The World Bank on Tuesday reiterated its support for Guyana’s climate change thrust as a due diligence mission ended what officials said was a successful field trip as part of the preparatory phase to support this country’s model.During last week, a 22-member team, including bank officials, government, civil society and donor representatives met 16 Amerindian communities at Iwokrama, Nappi and Kamarang to discuss the government’s proposed Reduced Emissions from Deforestation and Degradation (REDD) strategy to keep forests standing, store carbon, and in return, receive payments from the international community.
A five-member World Bank team led by Dr Laurent Debroux, Senior Natural Resource Economist, arrived in Guyana yesterday to conduct a second due diligence study, which will be done through dialogue and observation, on Guyana’s readiness to participate in the Bank’s Forest Carbon Partnership Facility (FCPF).The team, joined by the Bank’s Guyana Representative, Giorgio Valentini, and Country Officer, Karen Devica, immediately began their work by meeting with Agriculture Minister Robert Persaud and several other stakeholders at the Guyana Forestry Commission’s (GFC’s) offices in Kingston, Georgetown, to brief them on their mission and outline the activities they plan to conduct over the period of their stay in Guyana.
FROM popular actor Harrison Ford to Australia’s Prime Minister Kevin Rudd and British Prime Minister Gordon Brown, Guyana last week continued to garner support for its Low Carbon Development Strategy (LCDS) at several key events in New York.President Bharrat Jagdeo was among more than 100 world leaders invited to the special climate change summit convened by United Nations Secretary-General, Ban Ki-moon and he continued plugging Guyana’s case, building on the country’s high international profile and leadership role in the global climate change battle.
Us-based software company, ESRI, regarded as the world leader in GIS (geographic information system) modelling and mapping software and technology, yesterday firmed up its commitment to Guyana's Low Carbon Development Strategy by commiting to provide the necessary software to this country, as well as the requisite trainign to Guyanaese in the usage of the hi-tech equiptment, so that the world can see at first hand the imagery of Guyana's vast tropical rainforest.
PRESIDENT Bharrat Jagdeo is supplementing the international lobby for Guyana’s climate change model in more interviews with leading global media agencies and newspapers.He has been interviewed by Reuters, one of the largest news agencies in the world, the American TV network CNN, and has met the Editorial Board of the prestigious New York Times on the sidelines of the special climate change summit called yesterday by United Nations Secretary-General Ban ki-Moon.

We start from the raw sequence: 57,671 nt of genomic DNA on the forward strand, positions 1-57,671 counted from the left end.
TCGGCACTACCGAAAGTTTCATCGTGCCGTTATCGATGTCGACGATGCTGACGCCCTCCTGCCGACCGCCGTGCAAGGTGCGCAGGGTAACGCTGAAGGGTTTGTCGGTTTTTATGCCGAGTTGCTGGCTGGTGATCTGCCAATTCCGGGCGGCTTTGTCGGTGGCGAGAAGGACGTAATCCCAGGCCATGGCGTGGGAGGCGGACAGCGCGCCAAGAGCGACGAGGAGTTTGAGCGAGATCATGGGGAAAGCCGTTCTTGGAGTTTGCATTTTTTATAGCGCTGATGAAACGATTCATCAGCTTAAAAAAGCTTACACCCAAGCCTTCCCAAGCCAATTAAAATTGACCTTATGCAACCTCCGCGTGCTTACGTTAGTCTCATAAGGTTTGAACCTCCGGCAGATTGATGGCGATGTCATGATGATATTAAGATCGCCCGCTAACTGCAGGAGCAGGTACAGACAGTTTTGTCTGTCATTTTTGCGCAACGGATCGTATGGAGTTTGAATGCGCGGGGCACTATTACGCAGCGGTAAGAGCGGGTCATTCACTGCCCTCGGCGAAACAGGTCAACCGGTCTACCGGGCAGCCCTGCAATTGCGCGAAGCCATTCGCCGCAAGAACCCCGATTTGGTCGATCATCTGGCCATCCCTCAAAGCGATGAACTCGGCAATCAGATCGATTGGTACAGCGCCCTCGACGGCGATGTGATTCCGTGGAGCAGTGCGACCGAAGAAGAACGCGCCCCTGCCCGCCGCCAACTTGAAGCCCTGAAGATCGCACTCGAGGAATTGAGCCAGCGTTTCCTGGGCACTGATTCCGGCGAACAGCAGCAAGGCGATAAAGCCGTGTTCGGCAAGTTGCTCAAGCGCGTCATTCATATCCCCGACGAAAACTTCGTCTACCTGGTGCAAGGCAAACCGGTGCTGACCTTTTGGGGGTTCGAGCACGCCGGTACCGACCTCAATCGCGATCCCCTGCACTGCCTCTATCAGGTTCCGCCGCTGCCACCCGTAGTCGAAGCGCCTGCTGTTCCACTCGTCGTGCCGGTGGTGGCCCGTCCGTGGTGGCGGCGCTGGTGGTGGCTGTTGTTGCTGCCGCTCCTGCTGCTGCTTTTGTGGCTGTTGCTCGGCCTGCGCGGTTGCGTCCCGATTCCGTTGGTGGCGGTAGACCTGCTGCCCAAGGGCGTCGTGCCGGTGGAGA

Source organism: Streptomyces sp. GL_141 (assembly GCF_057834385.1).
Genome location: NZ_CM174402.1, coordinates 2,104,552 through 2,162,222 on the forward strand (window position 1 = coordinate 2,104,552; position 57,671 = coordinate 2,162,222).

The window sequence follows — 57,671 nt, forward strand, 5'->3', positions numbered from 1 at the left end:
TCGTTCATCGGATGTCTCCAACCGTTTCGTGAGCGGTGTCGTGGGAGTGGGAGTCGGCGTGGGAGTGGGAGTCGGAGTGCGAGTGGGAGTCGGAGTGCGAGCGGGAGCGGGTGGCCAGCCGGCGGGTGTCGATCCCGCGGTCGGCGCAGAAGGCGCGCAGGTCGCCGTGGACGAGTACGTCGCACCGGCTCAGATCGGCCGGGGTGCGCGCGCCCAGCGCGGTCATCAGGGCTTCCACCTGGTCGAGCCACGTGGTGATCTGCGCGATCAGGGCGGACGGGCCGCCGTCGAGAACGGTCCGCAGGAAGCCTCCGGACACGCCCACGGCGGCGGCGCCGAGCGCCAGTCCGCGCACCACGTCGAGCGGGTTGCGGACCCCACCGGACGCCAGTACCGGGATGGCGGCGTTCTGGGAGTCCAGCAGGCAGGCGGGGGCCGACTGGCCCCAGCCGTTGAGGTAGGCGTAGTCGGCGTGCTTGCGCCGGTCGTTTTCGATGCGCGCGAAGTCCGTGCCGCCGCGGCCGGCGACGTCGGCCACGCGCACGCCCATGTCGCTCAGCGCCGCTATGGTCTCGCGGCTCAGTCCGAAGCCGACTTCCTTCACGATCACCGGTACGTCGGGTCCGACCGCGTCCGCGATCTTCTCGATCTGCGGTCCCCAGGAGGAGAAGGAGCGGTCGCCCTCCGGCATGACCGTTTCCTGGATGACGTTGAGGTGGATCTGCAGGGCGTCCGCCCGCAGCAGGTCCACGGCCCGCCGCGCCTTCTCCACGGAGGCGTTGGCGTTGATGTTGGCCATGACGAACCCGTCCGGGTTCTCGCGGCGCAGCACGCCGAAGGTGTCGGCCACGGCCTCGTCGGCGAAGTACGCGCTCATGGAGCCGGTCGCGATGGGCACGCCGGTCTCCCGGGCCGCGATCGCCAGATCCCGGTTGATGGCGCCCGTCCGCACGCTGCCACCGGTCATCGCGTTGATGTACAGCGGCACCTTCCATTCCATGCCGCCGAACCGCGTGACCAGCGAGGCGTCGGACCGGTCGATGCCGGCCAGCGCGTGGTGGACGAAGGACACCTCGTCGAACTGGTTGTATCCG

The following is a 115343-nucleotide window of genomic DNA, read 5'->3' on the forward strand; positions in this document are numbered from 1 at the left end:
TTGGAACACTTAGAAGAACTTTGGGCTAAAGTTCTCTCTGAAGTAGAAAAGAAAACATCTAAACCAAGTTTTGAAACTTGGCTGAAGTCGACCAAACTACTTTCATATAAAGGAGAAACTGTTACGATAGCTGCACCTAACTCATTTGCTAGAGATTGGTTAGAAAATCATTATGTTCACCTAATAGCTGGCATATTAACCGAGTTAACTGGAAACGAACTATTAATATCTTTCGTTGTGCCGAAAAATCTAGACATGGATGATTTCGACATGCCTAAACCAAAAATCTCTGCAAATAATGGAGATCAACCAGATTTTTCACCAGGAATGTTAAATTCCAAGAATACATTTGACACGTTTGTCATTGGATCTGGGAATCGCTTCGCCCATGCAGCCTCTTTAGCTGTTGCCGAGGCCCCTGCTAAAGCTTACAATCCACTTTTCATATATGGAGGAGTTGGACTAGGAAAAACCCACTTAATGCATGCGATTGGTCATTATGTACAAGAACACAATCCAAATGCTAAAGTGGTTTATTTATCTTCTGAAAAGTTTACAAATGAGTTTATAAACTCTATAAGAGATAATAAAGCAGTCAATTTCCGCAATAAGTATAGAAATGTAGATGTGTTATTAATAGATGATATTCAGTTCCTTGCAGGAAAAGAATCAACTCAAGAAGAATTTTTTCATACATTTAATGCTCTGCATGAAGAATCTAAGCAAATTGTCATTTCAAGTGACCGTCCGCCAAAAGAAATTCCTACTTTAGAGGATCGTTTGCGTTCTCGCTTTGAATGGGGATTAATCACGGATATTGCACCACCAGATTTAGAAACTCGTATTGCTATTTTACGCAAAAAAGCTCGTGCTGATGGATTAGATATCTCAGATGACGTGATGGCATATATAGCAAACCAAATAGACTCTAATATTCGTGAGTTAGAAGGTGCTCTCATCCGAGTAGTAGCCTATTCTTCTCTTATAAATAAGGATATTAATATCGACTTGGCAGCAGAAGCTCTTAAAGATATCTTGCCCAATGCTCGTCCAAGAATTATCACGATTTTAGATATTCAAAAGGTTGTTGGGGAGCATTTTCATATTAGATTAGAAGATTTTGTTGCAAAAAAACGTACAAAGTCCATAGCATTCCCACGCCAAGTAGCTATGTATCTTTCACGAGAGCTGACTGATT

WITH the clock ticking towards this December’s climate change conference in Copenhagen, Denmark, President Bharrat Jagdeo is optimistic that world leaders are much closer to ‘sealing the deal’ when they meet again in just under 80 days time.His optimism is being fuelled, in part, by the successful outcome of a crucial round-table meeting he co-chaired yesterday with British Prime Minister Gordon Brown at the United Nations headquarters in New York.
Austrailian Prime Minister, the Hon. Kevin Rudd has lauded Guyana’s leadership on climate change.In a meeting with President Jagdeo in New York on Monday, Prime Minister Rudd expressed his country’s interest in collaborating with Guyana in the global effort to address climate changePresident Jagdeo also took the opportunity to outline Guyana’s Low Carbon Development Strategy.President Jagdeo and Prime Minister Rudd are in New York for, among other things, today’s High Level Meeting on Climate Change convened by UN Secretary General, Mr Ban Ki-Moon, in the framework of the 64th session of the United Nations General Assembly.
NEW YORK, Sept 21 (Reuters) - The president of Guyana wants to turn his country into one of the world's most environmentally progressive countries by preserving vast swaths of tropical rain forest -- if rich nations pay for it.To help prevent climate change, Bharrat Jagdeo told Reuters in an interview, he could keep intact some 37 million acres (15 million hectares) of mostly untouched rain forest in the South American country by being paid an annual fee of up to $580 million .
GUYANA’S leadership role in climate change is gaining more international recognition and the momentum is building with President Bharrat Jagdeo’s participation in high-level meetings next month.
The country’s standing was further buoyed last week with United States Secretary of State Hillary Clinton hailing the work by Mr. Jagdeo and the country to combat climate change.
(OFFICE OF CLIMATE CHANGE) -- The Guyana Manufacturers and Services Association Ltd (GMSA) has endorsed the draft Low Carbon Development Strategy (LCDS), saying it shows an overall appreciation of the development thrust of the manufacturing sub sector in the forest industry.The association, in a position paper drawn up by Mr. Rustum Bulkan, Chairman of its Wood sub-sector group, says the strategy is in accordance with the focal areas pinpointed over the years as essential for the future advancement of this sub sector.